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Laparoscopic retrieval of intrauterine device perforating the sigmoid colon.
JSLS 2010 Jul-Sep; 14(3):453-5JSLS

Abstract

INTRODUCTION

The intrauterine device (IUD) is a well-tolerated, widely used contraceptive. A major but infrequent complication of the IUD is perforation of the uterus or cervix and migration of the device into the abdomen. Our case of laparoscopic retrieval of an IUD perforating the sigmoid colon illustrates this rare complication.

METHODS

A 36-year-old woman with a history of IUD placement 4 years earlier presented with complaints of abdominal pain and bright red blood per rectum. She had conceived 9 months after IUD placement and suffered a spontaneous abortion requiring an evacuation of the retained products of conception. At presentation, she was afebrile with normal vital signs. Physical examination was significant for tenderness to palpation over the left lower quadrant.

RESULTS

Computed tomography (CT) scans of the abdomen and pelvis showed a foreign body through the wall of the uterus and entering the colon. Colonoscopy revealed an IUD penetrating the sigmoid wall, and multiple failed attempts were made to remove the IUD colonoscopically. Diagnostic laparoscopy was performed that revealed an IUD perforating the uterus and entering the sigmoid. The IUD was manipulated free and removed, and a suture closed the sigmoid defect. The patient was discharged home on the first postoperative day without complication.

CONCLUSIONS

The IUD is one of the most effective, safe, and economic contraceptive methods. Uterine perforation and intraperitoneal translocation is an unusual complication of an IUD. Perforation of hollow viscous is likely even less common. Confirmation of a "missing" IUD is mandatory if pregnancy occurs after IUD placement. Removal of a translocated IUD is recommended, and operative laparoscopy is the preferred method.

Authors+Show Affiliations

Department of Surgery, Swedish Medical Center, Seattle, Washington, USA.No affiliation info available

Pub Type(s)

Case Reports
Journal Article

Language

eng

PubMed ID

21333209

Citation

Taras, Angie R., and Jedediah A. Kaufman. "Laparoscopic Retrieval of Intrauterine Device Perforating the Sigmoid Colon." JSLS : Journal of the Society of Laparoendoscopic Surgeons, vol. 14, no. 3, 2010, pp. 453-5.
Taras AR, Kaufman JA. Laparoscopic retrieval of intrauterine device perforating the sigmoid colon. JSLS. 2010;14(3):453-5.
Taras, A. R., & Kaufman, J. A. (2010). Laparoscopic retrieval of intrauterine device perforating the sigmoid colon. JSLS : Journal of the Society of Laparoendoscopic Surgeons, 14(3), pp. 453-5. doi:10.4293/108680810X12924466006684.
Taras AR, Kaufman JA. Laparoscopic Retrieval of Intrauterine Device Perforating the Sigmoid Colon. JSLS. 2010;14(3):453-5. PubMed PMID: 21333209.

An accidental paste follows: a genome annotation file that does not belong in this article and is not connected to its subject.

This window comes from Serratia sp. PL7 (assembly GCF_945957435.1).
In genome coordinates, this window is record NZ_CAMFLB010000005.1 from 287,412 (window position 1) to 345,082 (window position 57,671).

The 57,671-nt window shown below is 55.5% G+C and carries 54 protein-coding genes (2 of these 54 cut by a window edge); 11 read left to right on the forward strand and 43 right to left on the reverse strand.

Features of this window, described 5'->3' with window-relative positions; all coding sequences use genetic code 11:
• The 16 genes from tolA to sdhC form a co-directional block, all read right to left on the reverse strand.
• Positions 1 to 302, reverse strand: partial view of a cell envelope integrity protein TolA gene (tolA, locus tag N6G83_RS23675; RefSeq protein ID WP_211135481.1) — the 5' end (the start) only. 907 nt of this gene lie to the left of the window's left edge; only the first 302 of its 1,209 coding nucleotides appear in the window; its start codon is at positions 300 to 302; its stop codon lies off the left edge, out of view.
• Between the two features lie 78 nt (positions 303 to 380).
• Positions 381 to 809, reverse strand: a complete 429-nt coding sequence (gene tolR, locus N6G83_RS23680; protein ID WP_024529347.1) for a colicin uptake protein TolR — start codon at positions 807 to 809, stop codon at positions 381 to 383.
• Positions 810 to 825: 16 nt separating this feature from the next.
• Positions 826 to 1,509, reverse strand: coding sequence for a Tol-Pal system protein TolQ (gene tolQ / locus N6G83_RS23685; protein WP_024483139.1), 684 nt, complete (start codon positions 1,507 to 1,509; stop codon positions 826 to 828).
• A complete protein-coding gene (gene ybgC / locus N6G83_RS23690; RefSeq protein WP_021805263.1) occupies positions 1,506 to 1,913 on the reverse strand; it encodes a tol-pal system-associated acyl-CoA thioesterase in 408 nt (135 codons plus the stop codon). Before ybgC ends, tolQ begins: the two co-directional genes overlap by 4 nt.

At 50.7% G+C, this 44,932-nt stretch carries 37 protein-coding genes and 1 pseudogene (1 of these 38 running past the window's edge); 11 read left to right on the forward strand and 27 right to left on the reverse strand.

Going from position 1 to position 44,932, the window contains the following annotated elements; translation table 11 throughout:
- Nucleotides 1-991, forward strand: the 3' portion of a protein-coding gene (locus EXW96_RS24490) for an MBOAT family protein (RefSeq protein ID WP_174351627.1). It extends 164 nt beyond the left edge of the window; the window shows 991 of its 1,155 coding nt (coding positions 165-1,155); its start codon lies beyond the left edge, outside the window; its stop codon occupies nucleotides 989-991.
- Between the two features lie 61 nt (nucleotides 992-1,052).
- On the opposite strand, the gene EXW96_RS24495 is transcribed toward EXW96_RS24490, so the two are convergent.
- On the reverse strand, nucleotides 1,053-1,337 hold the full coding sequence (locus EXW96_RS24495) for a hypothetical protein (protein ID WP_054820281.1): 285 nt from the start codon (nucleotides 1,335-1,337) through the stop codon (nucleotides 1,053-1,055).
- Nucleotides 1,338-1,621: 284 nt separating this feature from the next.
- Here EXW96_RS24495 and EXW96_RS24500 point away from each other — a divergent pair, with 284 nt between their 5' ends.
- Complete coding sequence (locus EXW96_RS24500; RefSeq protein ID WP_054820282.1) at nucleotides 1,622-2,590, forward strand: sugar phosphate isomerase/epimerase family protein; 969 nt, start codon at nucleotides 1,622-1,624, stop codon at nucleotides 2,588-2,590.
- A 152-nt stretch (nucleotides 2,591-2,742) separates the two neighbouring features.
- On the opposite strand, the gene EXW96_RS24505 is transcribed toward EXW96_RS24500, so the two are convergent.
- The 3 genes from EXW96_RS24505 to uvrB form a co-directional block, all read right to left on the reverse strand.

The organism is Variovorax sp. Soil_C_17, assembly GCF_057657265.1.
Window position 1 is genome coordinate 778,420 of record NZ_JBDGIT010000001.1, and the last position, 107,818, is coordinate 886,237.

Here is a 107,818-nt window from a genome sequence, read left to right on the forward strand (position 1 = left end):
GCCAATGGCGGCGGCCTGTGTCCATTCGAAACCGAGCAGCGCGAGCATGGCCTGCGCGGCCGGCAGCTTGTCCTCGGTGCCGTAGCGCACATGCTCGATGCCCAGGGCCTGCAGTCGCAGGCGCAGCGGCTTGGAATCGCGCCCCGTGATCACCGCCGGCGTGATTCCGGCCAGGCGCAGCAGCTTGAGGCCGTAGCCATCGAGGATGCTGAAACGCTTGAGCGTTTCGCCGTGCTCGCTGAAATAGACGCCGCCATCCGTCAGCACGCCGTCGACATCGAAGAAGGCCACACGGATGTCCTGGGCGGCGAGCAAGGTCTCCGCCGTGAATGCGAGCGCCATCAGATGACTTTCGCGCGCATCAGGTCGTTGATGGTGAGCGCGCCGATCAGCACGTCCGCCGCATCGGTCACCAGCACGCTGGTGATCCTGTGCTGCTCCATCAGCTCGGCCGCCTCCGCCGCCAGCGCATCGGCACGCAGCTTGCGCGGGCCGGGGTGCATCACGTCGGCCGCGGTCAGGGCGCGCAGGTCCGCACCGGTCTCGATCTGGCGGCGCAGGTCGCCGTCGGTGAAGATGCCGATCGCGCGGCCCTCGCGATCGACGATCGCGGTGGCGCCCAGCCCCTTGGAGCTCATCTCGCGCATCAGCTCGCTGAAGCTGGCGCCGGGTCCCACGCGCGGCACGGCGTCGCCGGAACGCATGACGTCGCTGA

* Article titles in AMA citation format should be in sentence-case
TY - JOUR T1 - Laparoscopic retrieval of intrauterine device perforating the sigmoid colon. AU - Taras,Angie R, AU - Kaufman,Jedediah A, PY - 2011/2/22/entrez PY - 2011/2/22/pubmed PY - 2011/5/11/medline SP - 453 EP - 5 JF - JSLS : Journal of the Society of Laparoendoscopic Surgeons JO - JSLS VL - 14 IS - 3 N2 - INTRODUCTION: The intrauterine device (IUD) is a well-tolerated, widely used contraceptive. A major but infrequent complication of the IUD is perforation of the uterus or cervix and migration of the device into the abdomen. Our case of laparoscopic retrieval of an IUD perforating the sigmoid colon illustrates this rare complication. METHODS: A 36-year-old woman with a history of IUD placement 4 years earlier presented with complaints of abdominal pain and bright red blood per rectum. She had conceived 9 months after IUD placement and suffered a spontaneous abortion requiring an evacuation of the retained products of conception. At presentation, she was afebrile with normal vital signs. Physical examination was significant for tenderness to palpation over the left lower quadrant. RESULTS: Computed tomography (CT) scans of the abdomen and pelvis showed a foreign body through the wall of the uterus and entering the colon. Colonoscopy revealed an IUD penetrating the sigmoid wall, and multiple failed attempts were made to remove the IUD colonoscopically. Diagnostic laparoscopy was performed that revealed an IUD perforating the uterus and entering the sigmoid. The IUD was manipulated free and removed, and a suture closed the sigmoid defect. The patient was discharged home on the first postoperative day without complication. CONCLUSIONS: The IUD is one of the most effective, safe, and economic contraceptive methods. Uterine perforation and intraperitoneal translocation is an unusual complication of an IUD. Perforation of hollow viscous is likely even less common. Confirmation of a "missing" IUD is mandatory if pregnancy occurs after IUD placement. Removal of a translocated IUD is recommended, and operative laparoscopy is the preferred method. SN - 1086-8089 UR - https://www.unboundmedicine.com/medline/citation/21333209/Laparoscopic_retrieval_of_intrauterine_device_perforating_the_sigmoid_colon_ L2 - https://www.ncbi.nlm.nih.gov/pmc/articles/pmid/21333209/ DB - PRIME DP - Unbound Medicine ER -